THIRD: It is further agreed that the Buyers will keep said property in good repair and will not sell or remove said property or any part thereof from the City of Duluth, Minnesota, where it is now located, without the written consent of the Seller. Up to the day of payment of the purchase price in full, the Buyers . . . will not remove or cause to be removed any stock-in-trade (inventory) from the business premises, except as it may be consumed in the regular course of trade; and will not assign any interest in this sales agreement or in the business, without the prior written consent of the Seller.

In pertinent part, the Security Agreement provides as follows:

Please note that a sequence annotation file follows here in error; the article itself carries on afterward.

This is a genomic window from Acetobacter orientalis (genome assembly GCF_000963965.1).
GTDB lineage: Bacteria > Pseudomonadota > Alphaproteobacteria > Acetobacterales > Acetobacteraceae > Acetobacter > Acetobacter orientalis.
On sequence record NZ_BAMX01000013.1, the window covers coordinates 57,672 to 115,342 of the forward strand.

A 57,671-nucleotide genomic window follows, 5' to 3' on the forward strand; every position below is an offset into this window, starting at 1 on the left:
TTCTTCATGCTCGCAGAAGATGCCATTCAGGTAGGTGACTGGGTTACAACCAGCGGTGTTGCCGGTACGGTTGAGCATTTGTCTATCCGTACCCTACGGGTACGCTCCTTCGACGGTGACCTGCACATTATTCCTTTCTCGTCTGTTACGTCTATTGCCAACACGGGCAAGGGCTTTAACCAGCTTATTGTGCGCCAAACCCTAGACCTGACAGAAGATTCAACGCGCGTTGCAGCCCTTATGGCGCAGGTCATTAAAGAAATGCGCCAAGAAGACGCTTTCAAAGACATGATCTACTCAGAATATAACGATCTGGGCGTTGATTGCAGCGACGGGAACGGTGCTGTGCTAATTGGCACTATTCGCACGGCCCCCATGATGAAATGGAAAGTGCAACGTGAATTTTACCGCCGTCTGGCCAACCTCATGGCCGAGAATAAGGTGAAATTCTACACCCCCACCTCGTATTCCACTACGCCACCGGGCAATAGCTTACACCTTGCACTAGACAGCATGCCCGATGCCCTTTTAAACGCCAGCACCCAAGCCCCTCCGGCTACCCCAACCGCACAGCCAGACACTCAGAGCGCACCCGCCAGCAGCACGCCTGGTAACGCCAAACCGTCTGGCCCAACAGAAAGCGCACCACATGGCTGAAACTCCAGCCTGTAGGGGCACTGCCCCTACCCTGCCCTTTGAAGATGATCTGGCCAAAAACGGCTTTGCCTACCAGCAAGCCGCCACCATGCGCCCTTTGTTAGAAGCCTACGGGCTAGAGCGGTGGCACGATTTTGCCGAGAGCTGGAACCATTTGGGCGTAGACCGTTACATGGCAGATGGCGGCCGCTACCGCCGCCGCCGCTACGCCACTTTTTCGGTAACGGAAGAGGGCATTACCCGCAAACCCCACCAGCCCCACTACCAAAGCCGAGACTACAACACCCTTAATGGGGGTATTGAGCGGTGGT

C. Debtor will not sell or offer to sell or otherwise transfer or encumber the property except as hereinafter provided without the prior written consent of Secured Party, will keep the Collateral in good order and repair, and will not waste or destroy the Collateral . . .

The Security Agreement granted Plaintiff a security interest in "Inventory, accounts receivable and fixtures of Kellerhuis Saddle Shop, 2027 West Superior Street, Duluth, Minnesota". Under the terms of the Installment Sales Agreement, Debtors agreed to purchase the business for the sum of $50,785.98, which was to be paid by Debtors' assumption of responsibility for $15,075.35 in accounts payable and by payments to Plaintiff of $500.00 per month toward reduction of the remaining balance of $35,710.63 and interest thereon. Plaintiff and Debtors properly executed all of these documents on March 31, 1981. (For a reason obscure to the Court, the parties backdated all of the documents to March 1, 1981.)